Boosting your immune system We’ve all heard about boosting our immune system, but is that even possible? Our immune system is quite complex consisting of hundreds of different cells doing a variety of different jobs. It consists out of the innate response (which identifies unfriendly bugs often leading us to have a fever or feeling under the weather) and the acquired response (which swoops in and battles against the unfriendly bugs). So the question is, what exactly are these products claiming to boost? Is it antibodies, or white cells or nothing really? Scientifically speaking, you can’t really “boost” your immune system. You can however try to keep things in balance and make some lifestyle and dietary changes that will help you have a healthy immune system.
Supplements Supplements only work when you have a poor diet and find yourself deficient. Studies have shown that taking supplements if you’re eating a healthy, balanced diet won’t improve your immune system. Taking high dosages of vitamins can actually have an adverse effect and can lead to toxicity, especially in vitamin D and A.
What about herbal supplements like Echinacea? Unfortunately
there just haven’t been enough studies to support the claims that herbs have a
boosting effect on the immune system. Some of the studies have also been criticised
for being too small or for being badly designed, which means they don’t supply
us with enough supporting evidence.
Probiotics fall in the same category as herbal supplements.
Scientists have started to look at the role our gut bacteria plays on our
overall health, but it’s still early days and currently we can’t conclusively
state that taking probiotics as a supplement will help boost the immune system.
At the moment eating a healthy, balanced diet rich in fibre is a scientifically
proven way to keep the gut healthy and as a result, help keep your immune
system healthy. As more research is done in this area over the next few years
we might be able to understand better what effect taking a probiotic supplement
might have on our immune system.
Exercise Staying active especially as the days become darker and colder can be a challenge. But it’s one of the ways you can help your immune system. Exercise helps to keep blood pressure and body weight under control. Working out also helps protect the body against some diseases. So instead of hitting the snooze button and sleeping in, get up and get moving.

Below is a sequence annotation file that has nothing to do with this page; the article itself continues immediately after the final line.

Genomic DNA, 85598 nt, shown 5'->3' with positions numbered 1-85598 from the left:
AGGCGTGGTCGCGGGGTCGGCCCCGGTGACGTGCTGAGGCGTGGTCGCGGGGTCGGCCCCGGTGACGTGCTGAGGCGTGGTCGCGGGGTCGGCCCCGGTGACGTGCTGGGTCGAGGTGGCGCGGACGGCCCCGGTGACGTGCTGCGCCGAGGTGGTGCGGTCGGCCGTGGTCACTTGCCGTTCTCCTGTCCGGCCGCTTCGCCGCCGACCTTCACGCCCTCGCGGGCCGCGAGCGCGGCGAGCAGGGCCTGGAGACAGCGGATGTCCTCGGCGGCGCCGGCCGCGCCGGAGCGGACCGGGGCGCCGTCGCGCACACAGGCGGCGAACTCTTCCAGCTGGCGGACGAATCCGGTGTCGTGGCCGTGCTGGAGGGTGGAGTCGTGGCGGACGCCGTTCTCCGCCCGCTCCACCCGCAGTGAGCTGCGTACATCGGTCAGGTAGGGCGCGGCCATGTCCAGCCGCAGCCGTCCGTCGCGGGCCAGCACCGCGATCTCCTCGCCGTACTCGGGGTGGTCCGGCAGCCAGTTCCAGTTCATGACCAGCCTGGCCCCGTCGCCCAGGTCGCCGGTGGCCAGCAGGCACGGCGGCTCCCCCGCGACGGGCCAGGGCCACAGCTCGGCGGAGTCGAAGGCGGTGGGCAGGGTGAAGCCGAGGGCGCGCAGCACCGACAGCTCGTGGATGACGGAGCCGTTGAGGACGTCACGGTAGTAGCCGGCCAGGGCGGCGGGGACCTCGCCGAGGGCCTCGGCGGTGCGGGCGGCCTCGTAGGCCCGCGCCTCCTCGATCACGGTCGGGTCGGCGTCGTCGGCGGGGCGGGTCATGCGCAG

Sleep Sleep in general won’t help improve your immune system, but getting enough restorative sleep will help keep your immune system healthy. Most adults these days get less than 7 hours sleep a night, which doesn’t leave much time for restorative sleep. A few tips include making sure you switch all blue light appliances off at least 30 minutes before bed (this includes your mobile phone), winding down in bed with a good book, meditation or a relaxing bath and make sure you don’t drink too much alcohol as it can impact your sleep quality.
Diet Raw food diets, juice cleanses and detox diets are fad diets. Despite what they claim, they won’t help keep your immune system healthy. You need to make sure you’re giving your body all the nutrients it needs and the best way to do it is by eating a healthy, balanced diet. Focus on incorporating a wide range of fruit, vegetables and fibre rich grains and pulses. This will make sure you get all the micronutrients your body needs to remain healthy. Make sure you limit your intake of processed foods and red meat.
If you do have a compromised immune system, make sure you
chat to your GP about steps to take to help protect you against bugs this
winter. There’s so much misinformation dressed up as science floating around on
the internet and it can be tricky trying to sort fact from fiction. Often
times, having a healthy body is usually the answer and it doesn’t require
fancy, expensive lattes (although they are pretty), gruelling diets or pricy
pills. While it’s not very sexy, a balanced wholefood mainly plant-based diet
combined with exercise is one of the best ways to take care of your body and
make sure your immune system remains healthy.
I am a total chocoholic, but I’m also a bit of a chocolate snob. It needs to be delicious and rich. Often though, the chocolates we buy in the supermarket is filled with ingredients not so good for us. Enter my Decadent Chocolate Brownie Bites.
I was trying to find something that was healthier than your average chocolate bar, but consisted out of whole foods and would hit the spot when I crave chocolate.
The great thing about these bites are that I find I only need to eat one tiny square and my craving is gone. Because they’re made out of whole foods, they’re also very filling.
Ingredients: 1 Cup Cashew 1 Cup Almonds 1 Cup Cocoa Powder (this is what makes it so chocolaty) 1 Cup Dates 1 Teaspoon Vanilla Essence Water to be added to your preferred consistency.
I blitz up my almonds, cashews and dates in my food processor. Next I add the cup of cocoa powder and vanilla essence and blitz it all together. It should be a loose, semi powdery consistency. Now I slowly add a little bit of filtered water at a time while it’s blitzing until it all starts to stick together. You don’t want to make the “batter” too runny, it needs to be sticky.